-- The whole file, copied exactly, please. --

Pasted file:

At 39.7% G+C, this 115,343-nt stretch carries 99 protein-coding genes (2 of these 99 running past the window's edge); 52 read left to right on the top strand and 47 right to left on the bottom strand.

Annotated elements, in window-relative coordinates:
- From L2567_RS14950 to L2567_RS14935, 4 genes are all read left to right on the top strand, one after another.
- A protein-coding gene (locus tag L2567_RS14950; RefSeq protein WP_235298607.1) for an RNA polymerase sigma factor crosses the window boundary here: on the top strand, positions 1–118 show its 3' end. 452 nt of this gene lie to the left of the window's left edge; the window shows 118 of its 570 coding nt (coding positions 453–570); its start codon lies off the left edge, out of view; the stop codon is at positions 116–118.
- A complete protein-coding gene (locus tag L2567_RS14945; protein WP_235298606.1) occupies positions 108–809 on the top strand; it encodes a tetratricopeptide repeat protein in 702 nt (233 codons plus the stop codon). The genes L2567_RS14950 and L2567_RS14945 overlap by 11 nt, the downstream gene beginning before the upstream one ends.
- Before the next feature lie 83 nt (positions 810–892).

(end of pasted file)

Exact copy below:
At 39.7% G+C, this 115,343-nt stretch carries 99 protein-coding genes (2 of these 99 running past the window's edge); 52 read left to right on the top strand and 47 right to left on the bottom strand.

Annotated elements, in window-relative coordinates:
- From L2567_RS14950 to L2567_RS14935, 4 genes are all read left to right on the top strand, one after another.
- A protein-coding gene (locus tag L2567_RS14950; RefSeq protein WP_235298607.1) for an RNA polymerase sigma factor crosses the window boundary here: on the top strand, positions 1–118 show its 3' end. 452 nt of this gene lie to the left of the window's left edge; the window shows 118 of its 570 coding nt (coding positions 453–570); its start codon lies off the left edge, out of view; the stop codon is at positions 116–118.
- A complete protein-coding gene (locus tag L2567_RS14945; protein WP_235298606.1) occupies positions 108–809 on the top strand; it encodes a tetratricopeptide repeat protein in 702 nt (233 codons plus the stop codon). The genes L2567_RS14950 and L2567_RS14945 overlap by 11 nt, the downstream gene beginning before the upstream one ends.
- Before the next feature lie 83 nt (positions 810–892).